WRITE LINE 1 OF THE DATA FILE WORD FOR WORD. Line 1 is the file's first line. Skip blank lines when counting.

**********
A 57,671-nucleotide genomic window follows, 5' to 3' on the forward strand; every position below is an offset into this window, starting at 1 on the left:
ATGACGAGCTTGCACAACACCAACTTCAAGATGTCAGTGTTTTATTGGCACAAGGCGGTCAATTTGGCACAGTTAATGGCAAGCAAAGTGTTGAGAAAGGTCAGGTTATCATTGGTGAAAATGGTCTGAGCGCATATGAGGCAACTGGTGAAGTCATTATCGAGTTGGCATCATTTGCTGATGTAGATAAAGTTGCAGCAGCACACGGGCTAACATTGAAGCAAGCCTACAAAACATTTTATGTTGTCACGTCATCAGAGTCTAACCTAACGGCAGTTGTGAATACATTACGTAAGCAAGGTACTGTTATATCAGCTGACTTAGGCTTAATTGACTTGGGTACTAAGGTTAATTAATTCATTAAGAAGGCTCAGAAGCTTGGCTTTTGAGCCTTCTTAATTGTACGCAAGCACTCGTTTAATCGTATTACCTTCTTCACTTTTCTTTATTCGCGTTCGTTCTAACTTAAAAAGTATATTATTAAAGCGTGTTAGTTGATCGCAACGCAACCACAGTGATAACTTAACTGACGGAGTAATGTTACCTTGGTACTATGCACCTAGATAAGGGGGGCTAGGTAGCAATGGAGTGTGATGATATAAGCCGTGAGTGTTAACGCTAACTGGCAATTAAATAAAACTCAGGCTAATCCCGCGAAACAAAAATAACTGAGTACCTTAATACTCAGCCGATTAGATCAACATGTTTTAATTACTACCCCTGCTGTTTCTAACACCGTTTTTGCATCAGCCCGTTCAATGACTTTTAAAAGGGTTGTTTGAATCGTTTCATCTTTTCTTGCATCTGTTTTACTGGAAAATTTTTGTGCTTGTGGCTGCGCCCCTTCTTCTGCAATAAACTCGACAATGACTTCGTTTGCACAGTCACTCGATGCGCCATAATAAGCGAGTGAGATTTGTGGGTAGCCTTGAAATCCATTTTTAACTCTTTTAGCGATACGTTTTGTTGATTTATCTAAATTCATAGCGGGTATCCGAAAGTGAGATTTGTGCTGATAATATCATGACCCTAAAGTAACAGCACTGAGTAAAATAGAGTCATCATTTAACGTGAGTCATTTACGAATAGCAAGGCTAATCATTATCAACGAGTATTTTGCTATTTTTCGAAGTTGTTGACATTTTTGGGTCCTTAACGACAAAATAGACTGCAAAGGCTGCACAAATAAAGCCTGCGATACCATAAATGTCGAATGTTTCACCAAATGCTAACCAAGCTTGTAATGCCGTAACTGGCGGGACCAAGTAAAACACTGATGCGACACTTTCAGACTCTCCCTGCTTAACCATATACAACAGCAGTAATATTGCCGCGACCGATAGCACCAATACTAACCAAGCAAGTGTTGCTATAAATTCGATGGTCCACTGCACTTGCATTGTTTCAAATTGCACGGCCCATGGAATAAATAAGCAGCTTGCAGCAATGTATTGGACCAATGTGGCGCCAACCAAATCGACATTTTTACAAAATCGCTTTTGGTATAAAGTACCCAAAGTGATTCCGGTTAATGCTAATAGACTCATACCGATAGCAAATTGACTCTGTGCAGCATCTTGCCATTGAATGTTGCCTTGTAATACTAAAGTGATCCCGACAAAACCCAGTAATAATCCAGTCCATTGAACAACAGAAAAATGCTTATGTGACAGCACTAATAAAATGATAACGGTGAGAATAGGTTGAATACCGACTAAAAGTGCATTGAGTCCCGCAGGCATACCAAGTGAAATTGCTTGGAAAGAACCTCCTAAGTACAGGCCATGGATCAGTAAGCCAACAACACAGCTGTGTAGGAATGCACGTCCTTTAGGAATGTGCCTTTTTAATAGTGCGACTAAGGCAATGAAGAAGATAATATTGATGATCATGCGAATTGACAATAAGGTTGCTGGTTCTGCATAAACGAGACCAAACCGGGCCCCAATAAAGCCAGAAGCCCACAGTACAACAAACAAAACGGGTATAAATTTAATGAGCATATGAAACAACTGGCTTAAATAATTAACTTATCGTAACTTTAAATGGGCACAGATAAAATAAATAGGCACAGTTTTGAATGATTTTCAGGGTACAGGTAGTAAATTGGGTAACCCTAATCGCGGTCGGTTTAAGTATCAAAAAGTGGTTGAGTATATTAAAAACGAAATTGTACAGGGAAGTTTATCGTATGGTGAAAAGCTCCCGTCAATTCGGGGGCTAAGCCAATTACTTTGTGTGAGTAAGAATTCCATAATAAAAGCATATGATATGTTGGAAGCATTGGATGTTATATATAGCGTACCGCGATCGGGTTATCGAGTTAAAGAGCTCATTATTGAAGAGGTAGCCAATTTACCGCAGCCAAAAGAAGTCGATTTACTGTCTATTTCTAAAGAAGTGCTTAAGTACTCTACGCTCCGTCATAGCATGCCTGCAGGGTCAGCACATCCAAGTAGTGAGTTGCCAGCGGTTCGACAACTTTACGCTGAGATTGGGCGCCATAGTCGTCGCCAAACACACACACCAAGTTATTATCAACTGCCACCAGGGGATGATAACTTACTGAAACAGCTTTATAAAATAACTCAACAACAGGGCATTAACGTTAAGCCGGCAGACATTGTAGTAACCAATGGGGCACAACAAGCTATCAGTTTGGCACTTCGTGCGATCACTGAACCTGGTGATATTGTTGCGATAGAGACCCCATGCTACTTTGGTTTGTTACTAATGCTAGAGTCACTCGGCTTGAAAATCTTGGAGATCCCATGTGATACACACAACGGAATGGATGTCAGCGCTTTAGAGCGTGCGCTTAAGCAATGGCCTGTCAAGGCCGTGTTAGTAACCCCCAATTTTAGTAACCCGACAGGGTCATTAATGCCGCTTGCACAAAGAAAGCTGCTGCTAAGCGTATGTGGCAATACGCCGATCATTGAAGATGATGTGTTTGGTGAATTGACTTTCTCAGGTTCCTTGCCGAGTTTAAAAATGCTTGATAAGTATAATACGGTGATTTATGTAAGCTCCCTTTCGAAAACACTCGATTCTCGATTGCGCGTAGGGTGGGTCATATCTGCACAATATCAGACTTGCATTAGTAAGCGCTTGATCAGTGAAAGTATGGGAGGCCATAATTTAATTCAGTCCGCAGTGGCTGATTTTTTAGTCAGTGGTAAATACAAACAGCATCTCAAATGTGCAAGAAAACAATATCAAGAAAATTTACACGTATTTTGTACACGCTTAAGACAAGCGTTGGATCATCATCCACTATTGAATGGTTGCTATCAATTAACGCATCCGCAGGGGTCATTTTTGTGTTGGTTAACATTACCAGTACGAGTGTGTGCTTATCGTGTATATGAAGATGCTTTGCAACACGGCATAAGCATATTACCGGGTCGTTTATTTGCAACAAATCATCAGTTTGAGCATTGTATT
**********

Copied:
A 57,671-nucleotide genomic window follows, 5' to 3' on the forward strand; every position below is an offset into this window, starting at 1 on the left: